Friday, July 9, 2010

As Easy as Falling off a Log

One particularly interesting thing about an island culture that has developed over a period of two thousand years or so, is that you’re bound to get very unique and sometimes very quirky festivals. Any Japanese culture buff will be able to tell you about the dozens of famous festivals and their reasons for being that happen all across Japan, but few may know of the Onbashira festival.

The onbashira festival (literally translated as sacred pillar/log) is a festival unique to the Suwa region of central Nagano prefecture. What’s particularly interesting about it is that it is so outrageous and outlandish that it only occurs every six years. Every six years the sleepy towns of Chino-city and Shimosuwa-machi are flooded with hundreds of thousands of spectators as the local townsfolk drag huge tree logs cut from the mountain forests, all the way into town, across rivers and down hills to the shrine. It is believed that the spirits of the trees can be brought to the town this way. The town’s spiritual energy must be replenished every six years.

It’s not as simple as it sounds though. Dozens of logs are cut and teams from each neighborhood decorate and drag them. This is a process of several days. Men ride upon the logs throughout the journey chanting and singing all the way. The city of Chino has a river to cross. Each festival, some log-riders plummet to their death during the river crossing. Shimosuwa’s festival involves sending the logs down a steep slope. Again, some log-riders perish in the fall. The whole event is even broadcast on national television.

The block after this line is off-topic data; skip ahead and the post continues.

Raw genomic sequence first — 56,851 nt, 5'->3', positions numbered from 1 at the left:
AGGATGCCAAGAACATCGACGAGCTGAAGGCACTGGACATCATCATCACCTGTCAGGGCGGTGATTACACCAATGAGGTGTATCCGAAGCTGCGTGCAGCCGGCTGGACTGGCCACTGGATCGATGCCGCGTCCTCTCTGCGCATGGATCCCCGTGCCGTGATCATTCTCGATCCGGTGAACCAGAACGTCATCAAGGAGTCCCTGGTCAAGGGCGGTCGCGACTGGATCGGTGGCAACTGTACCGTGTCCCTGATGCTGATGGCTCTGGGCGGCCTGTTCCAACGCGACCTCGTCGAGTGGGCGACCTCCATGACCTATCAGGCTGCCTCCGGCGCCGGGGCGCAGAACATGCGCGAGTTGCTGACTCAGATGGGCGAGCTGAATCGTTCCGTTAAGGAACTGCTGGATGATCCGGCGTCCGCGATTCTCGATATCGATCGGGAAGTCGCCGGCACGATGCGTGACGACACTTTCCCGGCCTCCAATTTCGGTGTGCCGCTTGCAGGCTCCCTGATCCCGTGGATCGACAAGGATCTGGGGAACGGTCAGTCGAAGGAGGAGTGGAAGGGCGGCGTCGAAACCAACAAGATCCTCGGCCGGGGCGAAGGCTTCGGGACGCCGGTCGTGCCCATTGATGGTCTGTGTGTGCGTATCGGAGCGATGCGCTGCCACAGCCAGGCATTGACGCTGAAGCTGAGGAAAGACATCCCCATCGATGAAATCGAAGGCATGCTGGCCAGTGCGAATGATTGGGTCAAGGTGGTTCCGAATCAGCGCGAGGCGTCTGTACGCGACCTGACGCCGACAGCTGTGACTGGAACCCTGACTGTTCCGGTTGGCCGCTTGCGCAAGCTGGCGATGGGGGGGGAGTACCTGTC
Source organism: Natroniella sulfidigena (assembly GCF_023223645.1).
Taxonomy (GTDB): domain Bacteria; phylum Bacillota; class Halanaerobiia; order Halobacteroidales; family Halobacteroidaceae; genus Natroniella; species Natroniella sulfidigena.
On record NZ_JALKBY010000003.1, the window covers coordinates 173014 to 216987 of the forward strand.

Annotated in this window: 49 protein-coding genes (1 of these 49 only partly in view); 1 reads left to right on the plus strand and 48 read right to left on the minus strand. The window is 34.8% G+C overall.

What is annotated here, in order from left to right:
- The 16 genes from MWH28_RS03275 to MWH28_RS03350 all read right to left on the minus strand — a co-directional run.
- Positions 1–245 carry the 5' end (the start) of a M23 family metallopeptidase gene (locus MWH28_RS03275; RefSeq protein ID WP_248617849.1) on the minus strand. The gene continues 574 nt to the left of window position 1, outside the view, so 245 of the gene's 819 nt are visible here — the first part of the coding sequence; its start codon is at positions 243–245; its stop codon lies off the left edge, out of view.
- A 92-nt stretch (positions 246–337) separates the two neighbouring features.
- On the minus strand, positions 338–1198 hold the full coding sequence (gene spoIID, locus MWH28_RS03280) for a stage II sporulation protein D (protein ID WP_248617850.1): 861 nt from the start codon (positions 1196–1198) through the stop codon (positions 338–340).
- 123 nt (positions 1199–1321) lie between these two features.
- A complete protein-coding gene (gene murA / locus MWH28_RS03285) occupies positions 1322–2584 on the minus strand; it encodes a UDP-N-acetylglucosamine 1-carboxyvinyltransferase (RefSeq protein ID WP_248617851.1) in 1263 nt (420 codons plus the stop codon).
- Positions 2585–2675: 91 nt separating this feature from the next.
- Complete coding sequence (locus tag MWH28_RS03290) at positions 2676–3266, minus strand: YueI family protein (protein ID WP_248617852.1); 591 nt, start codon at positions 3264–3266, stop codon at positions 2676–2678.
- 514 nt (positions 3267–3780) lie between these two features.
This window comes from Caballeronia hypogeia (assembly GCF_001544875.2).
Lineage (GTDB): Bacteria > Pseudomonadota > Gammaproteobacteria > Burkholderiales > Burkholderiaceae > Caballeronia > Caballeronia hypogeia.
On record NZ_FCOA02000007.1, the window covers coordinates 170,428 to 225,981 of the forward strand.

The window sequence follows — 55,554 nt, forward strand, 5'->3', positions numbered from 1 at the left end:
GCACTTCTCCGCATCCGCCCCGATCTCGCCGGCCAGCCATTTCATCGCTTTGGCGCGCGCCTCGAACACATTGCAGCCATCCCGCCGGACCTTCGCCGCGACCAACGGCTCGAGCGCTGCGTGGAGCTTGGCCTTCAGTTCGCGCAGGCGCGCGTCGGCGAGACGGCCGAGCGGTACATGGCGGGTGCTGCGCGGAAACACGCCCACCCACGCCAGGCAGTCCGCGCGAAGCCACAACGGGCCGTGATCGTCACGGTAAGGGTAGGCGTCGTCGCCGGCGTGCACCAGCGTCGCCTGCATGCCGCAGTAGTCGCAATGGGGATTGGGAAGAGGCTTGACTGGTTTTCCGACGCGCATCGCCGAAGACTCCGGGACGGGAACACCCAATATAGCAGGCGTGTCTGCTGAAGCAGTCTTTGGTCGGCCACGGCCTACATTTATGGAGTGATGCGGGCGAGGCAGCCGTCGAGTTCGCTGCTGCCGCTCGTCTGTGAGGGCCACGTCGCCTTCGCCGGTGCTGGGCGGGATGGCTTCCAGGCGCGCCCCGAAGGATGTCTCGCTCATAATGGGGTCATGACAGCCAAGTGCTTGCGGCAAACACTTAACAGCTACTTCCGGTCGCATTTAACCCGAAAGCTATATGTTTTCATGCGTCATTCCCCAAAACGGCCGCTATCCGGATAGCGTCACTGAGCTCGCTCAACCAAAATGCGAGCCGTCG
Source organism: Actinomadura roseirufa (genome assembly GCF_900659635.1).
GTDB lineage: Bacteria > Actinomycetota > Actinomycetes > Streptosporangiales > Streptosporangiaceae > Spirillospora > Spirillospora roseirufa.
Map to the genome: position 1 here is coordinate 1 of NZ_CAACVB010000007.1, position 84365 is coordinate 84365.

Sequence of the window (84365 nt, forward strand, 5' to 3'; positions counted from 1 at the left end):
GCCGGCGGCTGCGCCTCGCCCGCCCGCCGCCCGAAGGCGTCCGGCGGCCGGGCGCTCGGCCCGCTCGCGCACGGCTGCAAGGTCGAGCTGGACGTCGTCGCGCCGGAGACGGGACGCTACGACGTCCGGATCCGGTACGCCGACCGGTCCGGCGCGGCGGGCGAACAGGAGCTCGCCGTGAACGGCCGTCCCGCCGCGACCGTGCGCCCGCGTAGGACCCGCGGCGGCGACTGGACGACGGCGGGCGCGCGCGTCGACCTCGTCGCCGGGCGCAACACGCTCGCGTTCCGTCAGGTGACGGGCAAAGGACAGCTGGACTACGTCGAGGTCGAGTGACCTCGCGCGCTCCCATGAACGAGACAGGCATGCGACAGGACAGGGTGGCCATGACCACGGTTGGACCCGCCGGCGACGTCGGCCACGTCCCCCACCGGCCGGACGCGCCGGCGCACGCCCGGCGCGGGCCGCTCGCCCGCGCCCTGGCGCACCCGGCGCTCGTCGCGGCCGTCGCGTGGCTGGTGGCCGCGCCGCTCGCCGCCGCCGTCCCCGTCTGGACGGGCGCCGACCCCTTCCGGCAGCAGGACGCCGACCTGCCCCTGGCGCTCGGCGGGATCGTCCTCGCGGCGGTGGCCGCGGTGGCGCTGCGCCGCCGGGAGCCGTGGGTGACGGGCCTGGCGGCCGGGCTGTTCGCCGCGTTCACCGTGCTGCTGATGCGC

This year’s main event has passed already but you can still catch the action. Smaller neighborhood versions of the event take place throughout the entire Suwa region for as long as a year after the main festival. These small scale onbashiras are a great experience and many neighborhoods welcome outsiders with free food and drink as well as a chance to have a go pulling the log. A lot of fun and not to mention safer than the perils of the main onbashiras crossing the river and tumbling down hills at high speed.

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